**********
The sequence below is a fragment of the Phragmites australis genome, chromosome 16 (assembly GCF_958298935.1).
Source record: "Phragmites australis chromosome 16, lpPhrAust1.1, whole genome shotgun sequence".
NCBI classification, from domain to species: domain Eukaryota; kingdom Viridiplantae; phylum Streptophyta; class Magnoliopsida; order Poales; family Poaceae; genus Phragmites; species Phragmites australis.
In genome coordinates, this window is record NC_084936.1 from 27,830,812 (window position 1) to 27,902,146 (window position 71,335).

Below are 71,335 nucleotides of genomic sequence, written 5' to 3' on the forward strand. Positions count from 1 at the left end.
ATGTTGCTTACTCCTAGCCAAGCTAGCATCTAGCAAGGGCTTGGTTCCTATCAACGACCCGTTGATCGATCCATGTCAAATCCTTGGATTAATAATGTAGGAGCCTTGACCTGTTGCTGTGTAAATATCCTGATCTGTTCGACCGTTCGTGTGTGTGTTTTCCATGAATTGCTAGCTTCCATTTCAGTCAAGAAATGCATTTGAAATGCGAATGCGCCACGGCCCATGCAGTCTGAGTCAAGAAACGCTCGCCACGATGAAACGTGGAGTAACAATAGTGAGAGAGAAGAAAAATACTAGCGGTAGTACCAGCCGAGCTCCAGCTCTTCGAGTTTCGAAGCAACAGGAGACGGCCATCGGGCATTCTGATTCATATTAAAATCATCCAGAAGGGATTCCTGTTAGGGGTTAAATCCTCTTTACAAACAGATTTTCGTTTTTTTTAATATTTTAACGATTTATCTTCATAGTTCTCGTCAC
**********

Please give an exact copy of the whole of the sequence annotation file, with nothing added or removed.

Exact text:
The sequence below is a fragment of the Phragmites australis genome, chromosome 16 (assembly GCF_958298935.1).
Source record: "Phragmites australis chromosome 16, lpPhrAust1.1, whole genome shotgun sequence".
NCBI classification, from domain to species: domain Eukaryota; kingdom Viridiplantae; phylum Streptophyta; class Magnoliopsida; order Poales; family Poaceae; genus Phragmites; species Phragmites australis.
In genome coordinates, this window is record NC_084936.1 from 27,830,812 (window position 1) to 27,902,146 (window position 71,335).

Below are 71,335 nucleotides of genomic sequence, written 5' to 3' on the forward strand. Positions count from 1 at the left end.
ATGTTGCTTACTCCTAGCCAAGCTAGCATCTAGCAAGGGCTTGGTTCCTATCAACGACCCGTTGATCGATCCATGTCAAATCCTTGGATTAATAATGTAGGAGCCTTGACCTGTTGCTGTGTAAATATCCTGATCTGTTCGACCGTTCGTGTGTGTGTTTTCCATGAATTGCTAGCTTCCATTTCAGTCAAGAAATGCATTTGAAATGCGAATGCGCCACGGCCCATGCAGTCTGAGTCAAGAAACGCTCGCCACGATGAAACGTGGAGTAACAATAGTGAGAGAGAAGAAAAATACTAGCGGTAGTACCAGCCGAGCTCCAGCTCTTCGAGTTTCGAAGCAACAGGAGACGGCCATCGGGCATTCTGATTCATATTAAAATCATCCAGAAGGGATTCCTGTTAGGGGTTAAATCCTCTTTACAAACAGATTTTCGTTTTTTTTAATATTTTAACGATTTATCTTCATAGTTCTCGTCAC